There is no act on national minorities in Lithuania since 2010. Discussion of the bill’s premise was listed for deliberations and cancelled at the last moment numerous times. On 17th July 2014 important decisions were taken on that matter, however, the decisions differed from the previous arrangements.
In the last sitting in the spring session, the Lithuanian Parliament [Seimas] accepted the Bill of National Minorities and crossed out the previous premise concerning establishing bilingual street signs in towns and cities where a great number of people belong to minority groups.
82 deputies were in favour of introducing the amendments, 7 against and 11 abstained. The idea was not supported by the representatives of Electoral Action of Poles in Lithuania and a significant number of deputies from the Labour Party. The amendments introduce the possibility of using the original names of minority organizations and communities along with their Lithuanian-language versions. There is also possibility to write to those institutions in non-Lithuanian language. The institutions will be obliged to provide documentation in their mother tongue. However, the idea of having bilingual street signs was crossed out from the bill.
As we pointed out numerous times, according to the Lithuanian law it is illegal to place bilingual street signs. Invoking the Act on the Official Language (Valstybinės kalbos įstatymas), article 17 states explicitly that the public writings in the Republic of Lithuania have to be written in the official language. Therefore, individuals who hang the above mentioned signs are often punished with very high financial fines. Such behaviour is contrary to the international agreements that Lithuania accepted when it ratified the Framework Convention on the Protection of National Minorities. Article 11§3 of the Convention states that „in the regions traditionally ihabited by a significant number of people belonging to national minorities both Parties will try to do everything they can, and according to law, including (where it is necessary) agreements with other countries with concern to their specific needs, the traditional local names, street names and other topographic signs of public nature in the minority language if there is the need for such doing”.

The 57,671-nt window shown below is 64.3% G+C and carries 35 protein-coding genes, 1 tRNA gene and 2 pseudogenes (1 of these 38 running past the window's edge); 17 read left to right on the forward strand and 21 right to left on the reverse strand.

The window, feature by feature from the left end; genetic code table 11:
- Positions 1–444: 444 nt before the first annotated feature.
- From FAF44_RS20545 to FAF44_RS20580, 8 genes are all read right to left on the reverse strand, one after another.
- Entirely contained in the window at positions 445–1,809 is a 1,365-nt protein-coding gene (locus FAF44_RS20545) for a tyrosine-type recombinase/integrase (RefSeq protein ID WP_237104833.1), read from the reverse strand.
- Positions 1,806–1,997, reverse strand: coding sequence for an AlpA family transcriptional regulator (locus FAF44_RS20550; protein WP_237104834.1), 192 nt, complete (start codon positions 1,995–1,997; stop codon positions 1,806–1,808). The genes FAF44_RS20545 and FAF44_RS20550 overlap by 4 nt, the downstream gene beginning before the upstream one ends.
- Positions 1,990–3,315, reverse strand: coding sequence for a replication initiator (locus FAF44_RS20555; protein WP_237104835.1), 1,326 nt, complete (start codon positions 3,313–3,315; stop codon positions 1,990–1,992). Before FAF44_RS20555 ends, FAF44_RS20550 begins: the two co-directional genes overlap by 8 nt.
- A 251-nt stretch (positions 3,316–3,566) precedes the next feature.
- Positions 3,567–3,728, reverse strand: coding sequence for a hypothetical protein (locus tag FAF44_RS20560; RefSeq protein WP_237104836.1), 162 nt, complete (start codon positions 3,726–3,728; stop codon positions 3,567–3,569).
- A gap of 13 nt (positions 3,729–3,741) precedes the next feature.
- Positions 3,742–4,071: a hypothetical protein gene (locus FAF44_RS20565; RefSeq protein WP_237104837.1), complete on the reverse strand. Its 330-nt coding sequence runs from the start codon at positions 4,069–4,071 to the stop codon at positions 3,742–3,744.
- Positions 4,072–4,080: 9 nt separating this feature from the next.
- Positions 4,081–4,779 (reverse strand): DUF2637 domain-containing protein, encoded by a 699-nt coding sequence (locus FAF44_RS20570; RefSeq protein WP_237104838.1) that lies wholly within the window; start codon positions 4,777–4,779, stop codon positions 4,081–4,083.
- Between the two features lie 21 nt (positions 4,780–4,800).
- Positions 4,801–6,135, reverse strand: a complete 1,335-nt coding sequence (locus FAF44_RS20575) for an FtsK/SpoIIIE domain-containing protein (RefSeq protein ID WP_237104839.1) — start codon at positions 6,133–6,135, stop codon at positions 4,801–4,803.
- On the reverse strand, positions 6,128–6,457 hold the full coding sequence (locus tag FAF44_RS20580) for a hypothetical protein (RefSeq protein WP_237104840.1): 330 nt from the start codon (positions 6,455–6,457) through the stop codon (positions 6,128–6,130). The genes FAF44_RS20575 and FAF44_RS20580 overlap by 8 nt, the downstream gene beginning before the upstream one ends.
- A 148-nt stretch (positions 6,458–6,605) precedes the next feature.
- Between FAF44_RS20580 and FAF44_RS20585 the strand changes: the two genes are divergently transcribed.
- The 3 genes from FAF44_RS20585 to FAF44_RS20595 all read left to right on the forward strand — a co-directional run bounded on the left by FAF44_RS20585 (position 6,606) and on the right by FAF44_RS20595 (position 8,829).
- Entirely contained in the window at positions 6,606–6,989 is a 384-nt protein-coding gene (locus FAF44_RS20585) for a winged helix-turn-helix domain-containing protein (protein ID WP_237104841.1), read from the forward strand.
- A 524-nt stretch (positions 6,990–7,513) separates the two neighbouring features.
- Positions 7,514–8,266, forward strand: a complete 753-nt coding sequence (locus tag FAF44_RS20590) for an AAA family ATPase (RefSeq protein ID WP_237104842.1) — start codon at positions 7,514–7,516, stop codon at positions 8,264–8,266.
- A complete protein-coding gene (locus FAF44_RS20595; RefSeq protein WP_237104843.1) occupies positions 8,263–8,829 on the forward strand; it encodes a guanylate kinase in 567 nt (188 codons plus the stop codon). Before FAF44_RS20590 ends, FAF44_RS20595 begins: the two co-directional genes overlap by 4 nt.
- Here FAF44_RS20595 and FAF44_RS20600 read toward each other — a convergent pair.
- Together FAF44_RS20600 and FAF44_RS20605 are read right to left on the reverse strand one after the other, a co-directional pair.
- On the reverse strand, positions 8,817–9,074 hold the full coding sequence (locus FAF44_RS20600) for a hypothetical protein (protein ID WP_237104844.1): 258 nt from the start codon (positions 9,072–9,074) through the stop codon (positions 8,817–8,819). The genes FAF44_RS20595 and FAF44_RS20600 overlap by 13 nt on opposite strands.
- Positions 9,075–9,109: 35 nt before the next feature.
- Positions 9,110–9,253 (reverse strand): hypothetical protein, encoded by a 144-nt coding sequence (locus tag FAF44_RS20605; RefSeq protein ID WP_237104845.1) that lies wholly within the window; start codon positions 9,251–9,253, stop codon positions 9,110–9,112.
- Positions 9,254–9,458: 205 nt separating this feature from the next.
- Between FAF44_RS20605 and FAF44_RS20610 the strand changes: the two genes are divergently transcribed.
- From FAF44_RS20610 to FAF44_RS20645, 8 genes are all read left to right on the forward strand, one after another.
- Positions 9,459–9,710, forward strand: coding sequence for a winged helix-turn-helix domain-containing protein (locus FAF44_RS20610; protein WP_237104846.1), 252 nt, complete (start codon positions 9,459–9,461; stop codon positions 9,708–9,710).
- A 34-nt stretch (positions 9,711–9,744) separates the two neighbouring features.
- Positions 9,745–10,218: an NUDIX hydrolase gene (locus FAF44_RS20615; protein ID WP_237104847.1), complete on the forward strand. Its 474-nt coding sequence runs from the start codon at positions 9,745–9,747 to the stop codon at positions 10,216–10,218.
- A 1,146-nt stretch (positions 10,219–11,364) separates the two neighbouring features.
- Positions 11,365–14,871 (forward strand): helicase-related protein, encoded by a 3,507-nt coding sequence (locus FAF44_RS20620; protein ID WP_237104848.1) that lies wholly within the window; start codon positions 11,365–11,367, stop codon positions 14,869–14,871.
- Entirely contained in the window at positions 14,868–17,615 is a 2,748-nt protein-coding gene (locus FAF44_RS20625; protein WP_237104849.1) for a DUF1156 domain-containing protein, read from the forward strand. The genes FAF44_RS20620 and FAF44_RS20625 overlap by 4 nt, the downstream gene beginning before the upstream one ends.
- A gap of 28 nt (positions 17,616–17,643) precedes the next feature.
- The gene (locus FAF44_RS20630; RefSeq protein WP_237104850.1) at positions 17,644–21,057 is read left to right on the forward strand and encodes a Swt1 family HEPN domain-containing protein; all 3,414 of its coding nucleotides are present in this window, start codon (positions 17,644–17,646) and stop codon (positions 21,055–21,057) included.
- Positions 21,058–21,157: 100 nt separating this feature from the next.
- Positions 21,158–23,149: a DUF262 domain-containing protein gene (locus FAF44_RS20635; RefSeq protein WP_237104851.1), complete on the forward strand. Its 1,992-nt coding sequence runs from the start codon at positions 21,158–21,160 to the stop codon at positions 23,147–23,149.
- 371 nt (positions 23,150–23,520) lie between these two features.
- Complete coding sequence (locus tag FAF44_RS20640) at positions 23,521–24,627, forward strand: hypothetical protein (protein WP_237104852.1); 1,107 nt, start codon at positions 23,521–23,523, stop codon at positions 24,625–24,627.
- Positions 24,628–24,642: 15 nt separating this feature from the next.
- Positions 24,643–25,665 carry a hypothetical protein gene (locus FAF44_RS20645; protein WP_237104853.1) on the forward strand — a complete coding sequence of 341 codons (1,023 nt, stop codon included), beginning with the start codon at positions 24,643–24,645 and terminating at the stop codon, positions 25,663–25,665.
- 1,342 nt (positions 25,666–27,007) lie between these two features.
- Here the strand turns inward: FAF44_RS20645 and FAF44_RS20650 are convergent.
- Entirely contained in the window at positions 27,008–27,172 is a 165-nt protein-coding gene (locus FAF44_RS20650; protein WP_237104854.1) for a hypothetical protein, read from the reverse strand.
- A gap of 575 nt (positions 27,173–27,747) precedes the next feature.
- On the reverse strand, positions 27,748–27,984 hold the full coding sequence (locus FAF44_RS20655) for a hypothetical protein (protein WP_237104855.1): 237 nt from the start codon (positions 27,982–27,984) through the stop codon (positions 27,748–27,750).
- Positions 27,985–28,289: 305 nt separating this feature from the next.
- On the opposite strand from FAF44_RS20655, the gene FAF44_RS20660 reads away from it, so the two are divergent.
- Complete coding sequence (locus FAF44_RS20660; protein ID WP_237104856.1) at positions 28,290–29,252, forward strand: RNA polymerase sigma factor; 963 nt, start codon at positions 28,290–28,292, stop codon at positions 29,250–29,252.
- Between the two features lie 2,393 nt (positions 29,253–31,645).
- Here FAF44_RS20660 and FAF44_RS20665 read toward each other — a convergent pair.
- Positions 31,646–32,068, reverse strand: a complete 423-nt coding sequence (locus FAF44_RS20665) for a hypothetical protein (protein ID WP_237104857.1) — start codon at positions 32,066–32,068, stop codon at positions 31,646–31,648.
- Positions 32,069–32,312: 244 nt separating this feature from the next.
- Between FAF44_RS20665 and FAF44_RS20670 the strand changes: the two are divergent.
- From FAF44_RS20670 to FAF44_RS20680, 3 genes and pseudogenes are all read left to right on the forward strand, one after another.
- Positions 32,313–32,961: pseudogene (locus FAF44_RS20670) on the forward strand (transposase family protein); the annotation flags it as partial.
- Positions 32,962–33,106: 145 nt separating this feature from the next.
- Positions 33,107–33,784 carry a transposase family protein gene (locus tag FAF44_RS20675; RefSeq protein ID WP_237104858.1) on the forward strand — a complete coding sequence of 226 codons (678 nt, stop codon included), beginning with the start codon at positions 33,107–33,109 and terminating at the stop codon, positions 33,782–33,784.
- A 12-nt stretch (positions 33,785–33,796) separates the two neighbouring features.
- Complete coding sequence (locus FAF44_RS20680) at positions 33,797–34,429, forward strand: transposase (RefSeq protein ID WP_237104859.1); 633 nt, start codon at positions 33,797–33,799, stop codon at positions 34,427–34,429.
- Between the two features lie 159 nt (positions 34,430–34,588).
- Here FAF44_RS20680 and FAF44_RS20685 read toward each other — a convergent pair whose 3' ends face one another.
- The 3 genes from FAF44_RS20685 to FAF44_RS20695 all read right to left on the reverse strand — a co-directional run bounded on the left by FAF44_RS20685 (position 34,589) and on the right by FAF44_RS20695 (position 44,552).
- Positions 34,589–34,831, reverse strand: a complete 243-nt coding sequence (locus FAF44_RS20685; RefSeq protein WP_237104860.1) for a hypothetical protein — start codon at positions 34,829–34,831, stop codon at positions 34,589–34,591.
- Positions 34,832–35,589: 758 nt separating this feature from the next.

The accepted amendments once again confirm that Lithuania does not wish to fully implement the Framework Convention on the Protection of National Minorities into the National Minorities Act. The Act will be only a facade, behind which there still be matters unregulated but important for the minorities (i.a. bilingual street signs).
Planned acceptance of National Minorities Act will be held during the autumn sitting of the Parliament. However, accepting the current bill on national minorities will not properly protect minority rights. EFHR hopes that until this time the bill will include certain changes, which will accomodate the rights and interests of national minorities, not only the state of Lithuania that aims at maintaining its identity seemingly endangered by minority rights.